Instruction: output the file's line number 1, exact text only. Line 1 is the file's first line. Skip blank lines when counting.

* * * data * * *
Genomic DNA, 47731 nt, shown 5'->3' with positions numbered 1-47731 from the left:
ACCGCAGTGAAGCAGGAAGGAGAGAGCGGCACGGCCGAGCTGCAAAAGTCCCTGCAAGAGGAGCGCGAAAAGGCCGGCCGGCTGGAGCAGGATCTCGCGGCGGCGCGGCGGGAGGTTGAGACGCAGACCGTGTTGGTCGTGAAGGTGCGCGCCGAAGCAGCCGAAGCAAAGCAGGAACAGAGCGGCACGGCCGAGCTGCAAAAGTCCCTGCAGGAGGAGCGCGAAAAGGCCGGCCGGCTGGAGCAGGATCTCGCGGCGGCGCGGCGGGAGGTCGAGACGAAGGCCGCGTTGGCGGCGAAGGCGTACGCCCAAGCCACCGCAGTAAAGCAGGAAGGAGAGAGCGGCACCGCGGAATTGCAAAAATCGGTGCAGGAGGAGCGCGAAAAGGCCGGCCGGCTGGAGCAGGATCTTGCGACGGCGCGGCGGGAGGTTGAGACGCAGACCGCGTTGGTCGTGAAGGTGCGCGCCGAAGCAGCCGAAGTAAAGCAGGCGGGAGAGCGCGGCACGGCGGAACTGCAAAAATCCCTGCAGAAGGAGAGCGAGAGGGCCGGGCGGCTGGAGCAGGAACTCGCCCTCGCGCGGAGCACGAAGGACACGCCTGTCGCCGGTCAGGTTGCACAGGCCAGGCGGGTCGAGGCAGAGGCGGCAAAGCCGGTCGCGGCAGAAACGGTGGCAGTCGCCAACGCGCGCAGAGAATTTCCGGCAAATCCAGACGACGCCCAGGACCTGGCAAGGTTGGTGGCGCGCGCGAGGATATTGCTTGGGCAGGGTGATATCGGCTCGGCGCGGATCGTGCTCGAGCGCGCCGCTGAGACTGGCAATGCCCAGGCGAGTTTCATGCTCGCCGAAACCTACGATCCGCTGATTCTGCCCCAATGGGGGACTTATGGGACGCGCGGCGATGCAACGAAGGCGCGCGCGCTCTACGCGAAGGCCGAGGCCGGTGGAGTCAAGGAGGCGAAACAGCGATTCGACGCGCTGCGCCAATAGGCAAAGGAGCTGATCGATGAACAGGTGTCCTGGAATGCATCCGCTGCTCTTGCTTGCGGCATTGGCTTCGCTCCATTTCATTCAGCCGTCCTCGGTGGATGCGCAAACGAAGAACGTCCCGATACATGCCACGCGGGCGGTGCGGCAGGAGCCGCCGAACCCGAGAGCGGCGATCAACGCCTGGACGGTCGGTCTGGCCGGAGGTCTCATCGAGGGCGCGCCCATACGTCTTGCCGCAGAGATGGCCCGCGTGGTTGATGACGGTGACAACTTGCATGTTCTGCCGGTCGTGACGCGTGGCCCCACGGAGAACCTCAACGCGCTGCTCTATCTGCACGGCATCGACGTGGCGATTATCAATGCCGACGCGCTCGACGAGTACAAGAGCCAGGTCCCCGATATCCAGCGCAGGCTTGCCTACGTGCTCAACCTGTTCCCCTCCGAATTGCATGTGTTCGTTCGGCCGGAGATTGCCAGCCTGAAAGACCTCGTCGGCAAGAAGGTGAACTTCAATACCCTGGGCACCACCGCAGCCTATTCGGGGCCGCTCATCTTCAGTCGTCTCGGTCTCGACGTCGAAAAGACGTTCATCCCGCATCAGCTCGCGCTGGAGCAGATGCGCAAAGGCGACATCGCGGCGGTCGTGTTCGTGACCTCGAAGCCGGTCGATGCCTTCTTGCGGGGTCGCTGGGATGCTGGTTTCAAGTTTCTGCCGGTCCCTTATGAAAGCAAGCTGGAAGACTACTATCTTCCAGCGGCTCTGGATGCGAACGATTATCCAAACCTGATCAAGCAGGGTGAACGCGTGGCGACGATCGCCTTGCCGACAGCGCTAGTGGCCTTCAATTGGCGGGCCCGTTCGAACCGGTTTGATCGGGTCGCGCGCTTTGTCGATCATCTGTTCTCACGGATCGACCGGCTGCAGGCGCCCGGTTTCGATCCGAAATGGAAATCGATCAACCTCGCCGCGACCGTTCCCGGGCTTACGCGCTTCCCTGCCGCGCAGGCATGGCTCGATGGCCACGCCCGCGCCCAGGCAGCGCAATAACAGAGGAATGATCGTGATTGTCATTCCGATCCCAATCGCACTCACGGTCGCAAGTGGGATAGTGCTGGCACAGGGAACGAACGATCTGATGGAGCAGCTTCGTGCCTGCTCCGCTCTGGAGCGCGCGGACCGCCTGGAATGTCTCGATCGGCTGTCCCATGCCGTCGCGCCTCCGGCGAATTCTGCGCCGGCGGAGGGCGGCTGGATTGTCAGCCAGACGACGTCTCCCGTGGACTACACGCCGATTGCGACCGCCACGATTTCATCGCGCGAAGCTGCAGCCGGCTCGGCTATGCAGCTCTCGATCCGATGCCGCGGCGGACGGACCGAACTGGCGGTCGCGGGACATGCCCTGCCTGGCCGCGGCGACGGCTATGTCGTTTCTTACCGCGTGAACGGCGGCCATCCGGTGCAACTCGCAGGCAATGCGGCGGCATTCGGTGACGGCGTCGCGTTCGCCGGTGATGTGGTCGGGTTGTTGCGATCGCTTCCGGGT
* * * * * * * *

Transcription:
Genomic DNA, 47731 nt, shown 5'->3' with positions numbered 1-47731 from the left: